Is the experience I just had the norm in a US barbershop?
December 11, 2018 1:25 PM   Subscribe

Went to a barbershop to get a maintenance buzz on my undercut; whilst there the barber cut off loads of length and essentially changed my hairstyle. Is this expected/the norm in the US? Am I right to be upset, or is it my fault for not specifically stating what I thought was obvious: that when requesting the undercut to be trimmed to 9mm, one also needs to say 'and don't alter the rest of the style'?

I am a female, with this style haircut. I often get maintenance cuts in mens' barbershops, as when I need the shave cleaned up it's a straightforward job with the clippers, no fading or style alteration.

I booked an appointment with a barbershop in the area which had good Yelp reviews, indicating in the booking that I needed an undercut trim and gave the specifications, which were reiterated when I came in for the appointment. I didn't tell him specifically not to touch the length, but when demonstrating what I wanted I twisted up the length at the top of my head and indicated the short bits.

I thought the barber was doing an excessive amount of combing of the length during the cut, but I have fine hair and it can be difficult for some barbers to get the sharp line of the undercut clean without pushing the length out of the way and I have had some barbers overcome this through use of a comb.

When he was finished it wasn't immediately evident how severe the change to the undercut was, but I noticed how wispy/stringy the length looked -- less full than it had been. When I stood up I looked at the floor and saw multiple 4"-5" locks scattered about, looked close up in the mirror and saw how high he had taken the undercut, and then felt the length and realised how much less volume I had.

When I asked why he had taken off so much length, he unapologetically said he was 'following the line'. When I was able to inspect even more closely I found that he had basically given me a high and tight (side view: it me), destroying the shape of my undercut. (Too bad Halloween's past as I'm now basically Jedward.) I am not exaggerating when I say it will take me years to re-grow the hair he cut off.

My question is, who's in the wrong? While I didn't specifically say 'don't touch the length', I've worn my hair this style for years and I've literally never had to ask this before, ever, when having one of these trims, and I have done so a couple times in the US already as well as monthly in Europe. I was all set to write a scathing Yelp review and then thought I should check my work and verify that it wasn't actually me who screwed this up ...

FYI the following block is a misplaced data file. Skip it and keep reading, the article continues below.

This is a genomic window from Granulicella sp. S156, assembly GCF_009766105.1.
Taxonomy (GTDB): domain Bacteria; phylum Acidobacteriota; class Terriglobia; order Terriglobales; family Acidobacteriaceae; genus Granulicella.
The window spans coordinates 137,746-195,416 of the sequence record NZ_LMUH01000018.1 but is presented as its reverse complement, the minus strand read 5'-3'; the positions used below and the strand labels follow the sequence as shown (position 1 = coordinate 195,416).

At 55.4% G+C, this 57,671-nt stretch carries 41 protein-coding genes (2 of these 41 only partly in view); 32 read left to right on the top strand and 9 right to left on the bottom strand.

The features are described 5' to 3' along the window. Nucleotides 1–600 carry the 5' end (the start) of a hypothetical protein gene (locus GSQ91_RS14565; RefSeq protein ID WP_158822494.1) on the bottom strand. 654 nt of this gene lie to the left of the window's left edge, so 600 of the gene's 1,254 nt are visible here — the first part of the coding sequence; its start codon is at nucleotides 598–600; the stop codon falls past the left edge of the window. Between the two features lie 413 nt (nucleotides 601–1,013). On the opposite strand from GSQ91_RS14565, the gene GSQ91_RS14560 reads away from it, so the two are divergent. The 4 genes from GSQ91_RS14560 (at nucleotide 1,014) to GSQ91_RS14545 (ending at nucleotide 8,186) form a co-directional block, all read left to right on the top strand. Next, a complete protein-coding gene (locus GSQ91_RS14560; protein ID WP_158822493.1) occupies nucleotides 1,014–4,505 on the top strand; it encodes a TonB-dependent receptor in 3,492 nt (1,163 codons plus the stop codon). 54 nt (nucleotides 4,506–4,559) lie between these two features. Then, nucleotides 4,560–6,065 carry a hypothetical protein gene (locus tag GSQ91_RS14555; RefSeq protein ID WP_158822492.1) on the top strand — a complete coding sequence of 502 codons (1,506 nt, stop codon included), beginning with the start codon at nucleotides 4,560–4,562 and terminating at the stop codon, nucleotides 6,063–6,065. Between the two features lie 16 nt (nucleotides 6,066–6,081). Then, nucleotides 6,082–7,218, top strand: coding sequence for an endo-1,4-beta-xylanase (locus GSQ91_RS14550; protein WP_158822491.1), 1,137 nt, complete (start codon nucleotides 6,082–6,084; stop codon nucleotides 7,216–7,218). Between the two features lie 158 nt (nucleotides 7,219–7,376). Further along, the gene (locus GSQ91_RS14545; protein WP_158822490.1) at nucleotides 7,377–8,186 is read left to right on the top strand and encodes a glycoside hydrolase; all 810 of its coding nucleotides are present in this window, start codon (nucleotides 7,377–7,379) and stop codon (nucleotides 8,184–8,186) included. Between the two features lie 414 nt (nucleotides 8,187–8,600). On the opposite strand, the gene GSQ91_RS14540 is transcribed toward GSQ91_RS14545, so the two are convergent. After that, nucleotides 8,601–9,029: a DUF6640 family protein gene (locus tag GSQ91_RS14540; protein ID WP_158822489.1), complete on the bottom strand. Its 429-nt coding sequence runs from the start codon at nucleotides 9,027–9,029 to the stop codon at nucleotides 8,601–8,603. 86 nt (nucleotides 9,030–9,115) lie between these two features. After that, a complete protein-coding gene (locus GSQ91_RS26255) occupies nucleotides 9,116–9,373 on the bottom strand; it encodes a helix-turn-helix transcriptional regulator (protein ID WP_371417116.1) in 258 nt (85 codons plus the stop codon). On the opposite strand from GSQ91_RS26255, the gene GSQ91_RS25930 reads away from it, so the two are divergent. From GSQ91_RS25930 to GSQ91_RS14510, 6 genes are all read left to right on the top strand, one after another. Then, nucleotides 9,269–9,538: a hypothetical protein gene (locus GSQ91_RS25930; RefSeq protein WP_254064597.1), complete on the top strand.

posted by myotahapea to Clothing, Beauty, & Fashion (16 answers total)
If such details matter: I didn't press the issue whilst in the shop as I didn't trust myself to not flip out, and anyway the hair was already gone. I did tip, $5 on a $13 cut. But if this isn't the norm I feel I should at least put it out in the world that one needs to be very, very specific about what they want when working with this barber/shop, lest they suffer a similar hatchet job.

FWIW if I didn't have a long memory of how miserable it is to grow out a full-on buzz cut I would shave this entire mess off, that's how bad it looks to me right now.
posted by myotahapea at 1:40 PM on December 11, 2018 [1 favorite]

He screwed up. And based on your description he left some of it long, but not all of it? If that's correct, he didn't just screw up interpreting your instructions it sounds like he messed up buzzing the undercut and decided to "fix" it by pretending to misinterpret your instructions or something.
posted by lucy.jakobs at 1:41 PM on December 11, 2018 [11 favorites]

Ooooh, this has happened to me. I looked like a pugilist for a month until the sides grew in a bit, and it took forever to get any length on the top.

My perception is that this isn't wildly out of line for a barber. I think it's bad practice, and it's something I try to avoid, and I would mention it if I were writing a review, but it's not actually uncommon. My perceptions are these:

1. Some barbers don't like cutting your hair if you're not a cis man, and will purposefully give you a super masc cut as sort of...vengeance? They don't want non cis men in the shop.